Professor Hans Rosling’s Gapminder, Swivel and IBM’s Many Eyes were among the exhibitors at the conference and we had many conversations throughout the week about the future of data. These are indeed exciting times.
You briefly mentioned Professor Rosling. It is impossible to overestimate the impact the Professor and his vision for liberating the world’s data has had for those of us following his trail. Not to mention the vision of the Secretary General, Chief Statistician, Head of Dissemination and many others at the OECD, who all deserve a big nod as well.
A highlight for us at the conference was that 1200+ delegates were asked to vote for the two exhibitors they felt showed the most vision and capability for helping people turn data into knowledge and along with a fantastic project called Mapping Worlds (http://www.mappingworlds.org/) Swivel was voted a winner. We then nervously presented Swivel to all the delegates with the UN-style earpieces and translators, it was exhilarating.
Jon, it would be great to spend some time with you and talk more about the Istanbul Declaration and the future of data as you see it.
CEO & Co-founder
I’d briefly like to echo the earlier references to the OKFN… and pick up on the importance of effective licensing.
As my colleague Rob Styles said at the recent WWW2007 conference (http://blogs.talis.com/nodalities/2007/05/presentations_from_www2007_ope.php), we are not helping prospective users when we fail to apply explicit and visible licensing terms to content that we make available. We may well publish with the intention that our work should be freely used, but the lack of an explicit permission doesn’t actually mean that; in many jurisdictions it means “All Rights Reserved”.
Creative Commons has done some great work in raising the profile of “Some Rights Reserved” for works covered by the laws of Copyright; a Creative Commons license gives the creator of some creative work (a story, a song, a picture…) the ability to explicitly grant permission for it to be used and reused in a wide range of ways that would previously require the law-abiding to contact the creator and request permission.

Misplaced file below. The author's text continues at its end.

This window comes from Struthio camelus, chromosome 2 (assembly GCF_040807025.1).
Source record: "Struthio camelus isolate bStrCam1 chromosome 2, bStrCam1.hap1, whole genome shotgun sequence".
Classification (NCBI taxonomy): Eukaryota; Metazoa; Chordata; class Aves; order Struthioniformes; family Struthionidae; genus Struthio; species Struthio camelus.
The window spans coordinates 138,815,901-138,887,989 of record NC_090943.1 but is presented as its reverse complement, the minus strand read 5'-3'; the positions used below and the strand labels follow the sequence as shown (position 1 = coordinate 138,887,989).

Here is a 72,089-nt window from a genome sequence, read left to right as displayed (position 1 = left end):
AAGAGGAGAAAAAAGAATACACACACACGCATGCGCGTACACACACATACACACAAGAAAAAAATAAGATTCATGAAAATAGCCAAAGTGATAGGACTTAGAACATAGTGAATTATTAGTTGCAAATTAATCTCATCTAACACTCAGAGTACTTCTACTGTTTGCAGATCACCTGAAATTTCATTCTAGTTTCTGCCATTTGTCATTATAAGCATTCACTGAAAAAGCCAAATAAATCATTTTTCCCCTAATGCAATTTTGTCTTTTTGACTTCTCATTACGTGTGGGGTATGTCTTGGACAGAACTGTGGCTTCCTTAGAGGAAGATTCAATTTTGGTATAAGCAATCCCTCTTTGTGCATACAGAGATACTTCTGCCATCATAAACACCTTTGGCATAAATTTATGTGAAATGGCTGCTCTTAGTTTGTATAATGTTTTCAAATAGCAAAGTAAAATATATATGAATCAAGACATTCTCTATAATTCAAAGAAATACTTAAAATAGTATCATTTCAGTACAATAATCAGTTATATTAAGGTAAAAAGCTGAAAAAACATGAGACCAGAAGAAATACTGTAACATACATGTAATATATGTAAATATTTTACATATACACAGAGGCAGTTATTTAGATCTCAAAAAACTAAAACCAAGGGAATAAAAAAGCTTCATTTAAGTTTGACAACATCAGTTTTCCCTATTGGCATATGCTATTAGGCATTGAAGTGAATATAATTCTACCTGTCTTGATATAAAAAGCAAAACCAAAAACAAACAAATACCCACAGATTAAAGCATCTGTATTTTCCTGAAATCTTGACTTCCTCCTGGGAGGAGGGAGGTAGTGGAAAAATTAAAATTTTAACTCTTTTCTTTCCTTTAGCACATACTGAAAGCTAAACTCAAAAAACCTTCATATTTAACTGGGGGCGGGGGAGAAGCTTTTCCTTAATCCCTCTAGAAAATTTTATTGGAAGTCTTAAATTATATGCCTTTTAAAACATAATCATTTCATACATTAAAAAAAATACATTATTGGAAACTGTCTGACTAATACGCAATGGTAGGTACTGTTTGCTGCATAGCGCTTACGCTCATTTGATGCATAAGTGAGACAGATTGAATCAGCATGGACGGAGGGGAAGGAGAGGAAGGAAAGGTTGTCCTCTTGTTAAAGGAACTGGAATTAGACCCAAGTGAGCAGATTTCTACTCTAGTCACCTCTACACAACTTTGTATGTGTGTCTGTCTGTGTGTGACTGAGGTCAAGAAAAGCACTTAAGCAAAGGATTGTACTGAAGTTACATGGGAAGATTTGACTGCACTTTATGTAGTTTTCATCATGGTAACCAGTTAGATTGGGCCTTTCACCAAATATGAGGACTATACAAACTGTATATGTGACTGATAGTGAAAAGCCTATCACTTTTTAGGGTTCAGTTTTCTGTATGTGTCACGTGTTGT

Creative Commons licenses, though, appear not to apply very well to data. Leveraging a European notion of the ‘database right’, we developed something called the Talis Community License (http://www.talis.com/tdn/tcl/) to meet our own needs with regard to ensuring the use and reuse of data contributed to some of the services we host.
This has proved successful, and – in the absence of anyone else stepping forward – we are now embarking on some work to strengthen the legal standing of this license, rename it to remove the direct link to ourselves, develop expressions of the license that utilise contract law in jurisdictions where the database right does not apply, and facilitate a wide community of stakeholders to which the ownership and upkeep of the license can be given. If anyone is interested, please do get in touch.
I assume you are familiar with http://www.fedstats.gov, but this is a beta site that you might find interesting: http://betaced.census.gov It is a federal collaboration of statistical agencies to integrate community data.
I wanted to share this with you as I came across it today. Have you heard of opencongress.org and the Sunlight Foundation? They seem to be doing some really cool and effective things to bring public information to light.
http://www.iquango.org/mellanrummet/ – in progress visualisation of UNCD data
http://www.mptables.com/ – UK political data
Meinedata (on which they’re both based) is from
mysociety.org’s volunteers, and is a public and free
equivalent and completely inspired by gapminder (most of the
functionality, not enough of the prettiness yet). It lets you
take an excel file and have it appear in the flash system for
people to play with.
More details on my blog here : http://www.disruptiveproactivity.com/
It seems like you’re interested in open sourced government databases. Find the Best is an objective comparison search engine that allows you to find a topic, compare your options and select the best choice for you. FindTheBest allows you to make faster and more informed decisions by offering you objective information that has been compiled by FTB researchers or drawn from universities, non-profits, NGOs and governmental agencies. Companies and individual reviewers may claim, edit and add listings, but all edits are reviewed by FTB before publishing.